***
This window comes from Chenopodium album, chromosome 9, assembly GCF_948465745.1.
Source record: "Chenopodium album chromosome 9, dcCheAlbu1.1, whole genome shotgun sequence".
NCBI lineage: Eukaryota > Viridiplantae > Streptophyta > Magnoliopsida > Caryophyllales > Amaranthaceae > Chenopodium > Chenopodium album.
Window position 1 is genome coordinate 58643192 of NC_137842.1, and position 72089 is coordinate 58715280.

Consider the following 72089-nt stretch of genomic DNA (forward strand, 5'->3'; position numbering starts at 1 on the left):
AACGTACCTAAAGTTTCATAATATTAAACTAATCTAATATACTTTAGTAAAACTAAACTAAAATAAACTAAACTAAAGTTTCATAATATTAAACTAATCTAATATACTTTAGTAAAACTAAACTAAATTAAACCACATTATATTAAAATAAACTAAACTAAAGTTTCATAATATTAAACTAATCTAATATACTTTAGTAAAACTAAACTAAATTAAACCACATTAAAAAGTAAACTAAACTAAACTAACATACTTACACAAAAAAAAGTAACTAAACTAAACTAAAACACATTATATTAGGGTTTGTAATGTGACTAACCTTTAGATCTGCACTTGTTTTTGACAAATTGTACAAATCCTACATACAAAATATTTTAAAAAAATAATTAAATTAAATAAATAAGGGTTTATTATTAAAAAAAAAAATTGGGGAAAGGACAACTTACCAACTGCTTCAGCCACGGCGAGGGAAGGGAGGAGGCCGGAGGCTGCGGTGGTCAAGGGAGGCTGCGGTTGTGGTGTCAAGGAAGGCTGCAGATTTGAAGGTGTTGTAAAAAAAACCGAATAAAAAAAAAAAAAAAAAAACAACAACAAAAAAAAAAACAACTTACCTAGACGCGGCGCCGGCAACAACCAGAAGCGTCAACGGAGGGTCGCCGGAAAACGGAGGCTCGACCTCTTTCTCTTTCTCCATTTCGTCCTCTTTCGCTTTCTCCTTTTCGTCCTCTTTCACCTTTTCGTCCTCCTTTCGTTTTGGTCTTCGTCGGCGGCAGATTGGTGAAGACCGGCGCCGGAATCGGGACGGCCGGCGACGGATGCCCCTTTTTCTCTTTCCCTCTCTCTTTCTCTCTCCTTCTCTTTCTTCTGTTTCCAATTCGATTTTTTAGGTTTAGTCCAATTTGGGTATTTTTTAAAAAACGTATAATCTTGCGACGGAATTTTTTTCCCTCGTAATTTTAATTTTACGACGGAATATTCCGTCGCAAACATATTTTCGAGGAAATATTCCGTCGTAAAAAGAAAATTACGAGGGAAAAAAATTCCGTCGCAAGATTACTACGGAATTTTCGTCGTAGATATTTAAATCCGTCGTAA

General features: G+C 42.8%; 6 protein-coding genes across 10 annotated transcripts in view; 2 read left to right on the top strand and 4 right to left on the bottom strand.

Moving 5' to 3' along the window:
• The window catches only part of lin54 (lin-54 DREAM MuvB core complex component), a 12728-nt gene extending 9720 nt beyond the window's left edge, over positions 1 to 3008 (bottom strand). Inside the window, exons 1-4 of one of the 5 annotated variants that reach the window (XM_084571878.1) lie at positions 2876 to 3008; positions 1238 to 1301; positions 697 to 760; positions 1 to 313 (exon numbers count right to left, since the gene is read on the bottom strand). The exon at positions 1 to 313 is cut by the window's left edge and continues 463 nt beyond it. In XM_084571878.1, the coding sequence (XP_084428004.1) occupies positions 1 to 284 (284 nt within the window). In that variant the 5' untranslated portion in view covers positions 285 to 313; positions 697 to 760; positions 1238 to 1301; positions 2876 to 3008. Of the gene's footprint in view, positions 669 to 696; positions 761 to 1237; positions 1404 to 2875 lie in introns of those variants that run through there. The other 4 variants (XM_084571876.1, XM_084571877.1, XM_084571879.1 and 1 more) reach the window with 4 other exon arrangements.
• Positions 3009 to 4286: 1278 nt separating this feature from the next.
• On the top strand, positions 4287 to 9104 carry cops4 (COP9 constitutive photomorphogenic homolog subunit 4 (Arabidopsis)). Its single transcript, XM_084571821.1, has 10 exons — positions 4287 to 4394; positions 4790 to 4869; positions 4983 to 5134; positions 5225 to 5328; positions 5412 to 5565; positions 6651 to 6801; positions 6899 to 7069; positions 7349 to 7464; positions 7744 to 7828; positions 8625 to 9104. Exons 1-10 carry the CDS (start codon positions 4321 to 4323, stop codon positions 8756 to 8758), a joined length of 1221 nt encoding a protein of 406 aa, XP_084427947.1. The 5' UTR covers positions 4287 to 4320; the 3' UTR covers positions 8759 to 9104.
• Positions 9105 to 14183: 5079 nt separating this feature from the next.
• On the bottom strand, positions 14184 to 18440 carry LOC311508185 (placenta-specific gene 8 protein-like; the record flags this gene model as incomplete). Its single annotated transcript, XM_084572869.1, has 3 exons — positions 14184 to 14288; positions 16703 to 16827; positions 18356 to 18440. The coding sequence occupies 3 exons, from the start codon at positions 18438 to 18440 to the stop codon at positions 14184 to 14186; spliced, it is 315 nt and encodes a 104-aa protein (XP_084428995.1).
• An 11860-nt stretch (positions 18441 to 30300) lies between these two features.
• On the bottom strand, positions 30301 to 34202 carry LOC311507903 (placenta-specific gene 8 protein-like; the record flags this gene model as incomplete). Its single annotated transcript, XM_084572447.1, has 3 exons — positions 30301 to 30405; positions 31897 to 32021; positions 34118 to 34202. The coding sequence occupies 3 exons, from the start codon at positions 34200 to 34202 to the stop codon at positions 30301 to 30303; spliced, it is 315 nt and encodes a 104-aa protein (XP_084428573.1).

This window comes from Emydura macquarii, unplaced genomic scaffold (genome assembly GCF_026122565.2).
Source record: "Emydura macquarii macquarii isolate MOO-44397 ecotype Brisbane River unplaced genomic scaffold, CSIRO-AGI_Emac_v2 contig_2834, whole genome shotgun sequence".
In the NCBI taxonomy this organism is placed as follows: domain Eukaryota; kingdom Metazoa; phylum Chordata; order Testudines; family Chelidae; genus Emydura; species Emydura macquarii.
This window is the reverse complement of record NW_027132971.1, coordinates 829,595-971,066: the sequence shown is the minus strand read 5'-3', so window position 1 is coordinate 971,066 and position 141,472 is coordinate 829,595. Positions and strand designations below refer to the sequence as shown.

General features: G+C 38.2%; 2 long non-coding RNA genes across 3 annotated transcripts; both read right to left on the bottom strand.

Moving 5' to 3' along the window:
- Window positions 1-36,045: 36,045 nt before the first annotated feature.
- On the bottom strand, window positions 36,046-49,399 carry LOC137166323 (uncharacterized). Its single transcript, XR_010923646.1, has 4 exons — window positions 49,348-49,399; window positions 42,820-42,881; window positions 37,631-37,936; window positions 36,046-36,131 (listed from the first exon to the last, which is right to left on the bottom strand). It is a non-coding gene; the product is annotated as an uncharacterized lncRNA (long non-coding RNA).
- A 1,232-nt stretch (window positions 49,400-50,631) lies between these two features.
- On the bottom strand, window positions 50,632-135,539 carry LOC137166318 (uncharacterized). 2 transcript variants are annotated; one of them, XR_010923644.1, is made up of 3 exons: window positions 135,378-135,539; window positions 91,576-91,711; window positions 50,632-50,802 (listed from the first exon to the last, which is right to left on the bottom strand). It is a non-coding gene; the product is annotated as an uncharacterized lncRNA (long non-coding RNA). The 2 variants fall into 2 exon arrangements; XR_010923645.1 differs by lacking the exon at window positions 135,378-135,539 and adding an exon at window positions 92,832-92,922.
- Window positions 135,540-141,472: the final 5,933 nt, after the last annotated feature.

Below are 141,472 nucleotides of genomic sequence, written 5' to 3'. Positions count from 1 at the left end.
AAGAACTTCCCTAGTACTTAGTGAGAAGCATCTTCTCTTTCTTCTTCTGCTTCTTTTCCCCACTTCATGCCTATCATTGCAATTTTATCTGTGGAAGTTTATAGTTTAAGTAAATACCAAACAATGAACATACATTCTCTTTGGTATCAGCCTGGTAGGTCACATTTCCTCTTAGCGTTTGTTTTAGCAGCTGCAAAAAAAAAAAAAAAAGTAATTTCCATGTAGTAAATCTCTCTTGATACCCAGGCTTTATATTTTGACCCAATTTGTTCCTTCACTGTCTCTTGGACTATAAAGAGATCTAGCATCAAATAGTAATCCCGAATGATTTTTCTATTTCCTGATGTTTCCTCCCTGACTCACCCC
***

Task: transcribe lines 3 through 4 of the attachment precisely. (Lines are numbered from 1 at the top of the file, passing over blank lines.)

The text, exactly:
NCBI lineage: Eukaryota > Viridiplantae > Streptophyta > Magnoliopsida > Caryophyllales > Amaranthaceae > Chenopodium > Chenopodium album.
Window position 1 is genome coordinate 58643192 of NC_137842.1, and position 72089 is coordinate 58715280.